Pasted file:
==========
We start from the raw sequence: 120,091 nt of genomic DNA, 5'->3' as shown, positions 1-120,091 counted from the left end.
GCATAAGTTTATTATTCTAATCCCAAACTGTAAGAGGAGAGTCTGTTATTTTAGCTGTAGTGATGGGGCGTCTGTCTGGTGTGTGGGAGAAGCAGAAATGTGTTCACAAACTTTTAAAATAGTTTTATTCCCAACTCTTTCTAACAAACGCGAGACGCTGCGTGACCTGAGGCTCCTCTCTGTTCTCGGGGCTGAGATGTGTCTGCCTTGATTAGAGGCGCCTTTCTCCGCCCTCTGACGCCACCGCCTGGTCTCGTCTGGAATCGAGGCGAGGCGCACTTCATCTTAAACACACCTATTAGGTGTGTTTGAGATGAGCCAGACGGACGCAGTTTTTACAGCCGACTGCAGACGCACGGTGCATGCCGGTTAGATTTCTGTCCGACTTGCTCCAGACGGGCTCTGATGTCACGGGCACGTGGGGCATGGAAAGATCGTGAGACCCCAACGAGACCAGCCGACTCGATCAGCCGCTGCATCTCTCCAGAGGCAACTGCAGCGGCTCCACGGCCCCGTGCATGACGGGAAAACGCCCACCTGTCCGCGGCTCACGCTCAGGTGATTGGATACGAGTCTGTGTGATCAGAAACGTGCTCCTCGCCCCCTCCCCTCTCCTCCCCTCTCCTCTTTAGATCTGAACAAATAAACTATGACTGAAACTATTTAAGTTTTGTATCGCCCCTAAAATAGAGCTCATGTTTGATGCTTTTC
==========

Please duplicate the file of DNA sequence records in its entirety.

We start from the raw sequence: 120,091 nt of genomic DNA, 5'->3' as shown, positions 1-120,091 counted from the left end.
GCATAAGTTTATTATTCTAATCCCAAACTGTAAGAGGAGAGTCTGTTATTTTAGCTGTAGTGATGGGGCGTCTGTCTGGTGTGTGGGAGAAGCAGAAATGTGTTCACAAACTTTTAAAATAGTTTTATTCCCAACTCTTTCTAACAAACGCGAGACGCTGCGTGACCTGAGGCTCCTCTCTGTTCTCGGGGCTGAGATGTGTCTGCCTTGATTAGAGGCGCCTTTCTCCGCCCTCTGACGCCACCGCCTGGTCTCGTCTGGAATCGAGGCGAGGCGCACTTCATCTTAAACACACCTATTAGGTGTGTTTGAGATGAGCCAGACGGACGCAGTTTTTACAGCCGACTGCAGACGCACGGTGCATGCCGGTTAGATTTCTGTCCGACTTGCTCCAGACGGGCTCTGATGTCACGGGCACGTGGGGCATGGAAAGATCGTGAGACCCCAACGAGACCAGCCGACTCGATCAGCCGCTGCATCTCTCCAGAGGCAACTGCAGCGGCTCCACGGCCCCGTGCATGACGGGAAAACGCCCACCTGTCCGCGGCTCACGCTCAGGTGATTGGATACGAGTCTGTGTGATCAGAAACGTGCTCCTCGCCCCCTCCCCTCTCCTCCCCTCTCCTCTTTAGATCTGAACAAATAAACTATGACTGAAACTATTTAAGTTTTGTATCGCCCCTAAAATAGAGCTCATGTTTGATGCTTTTC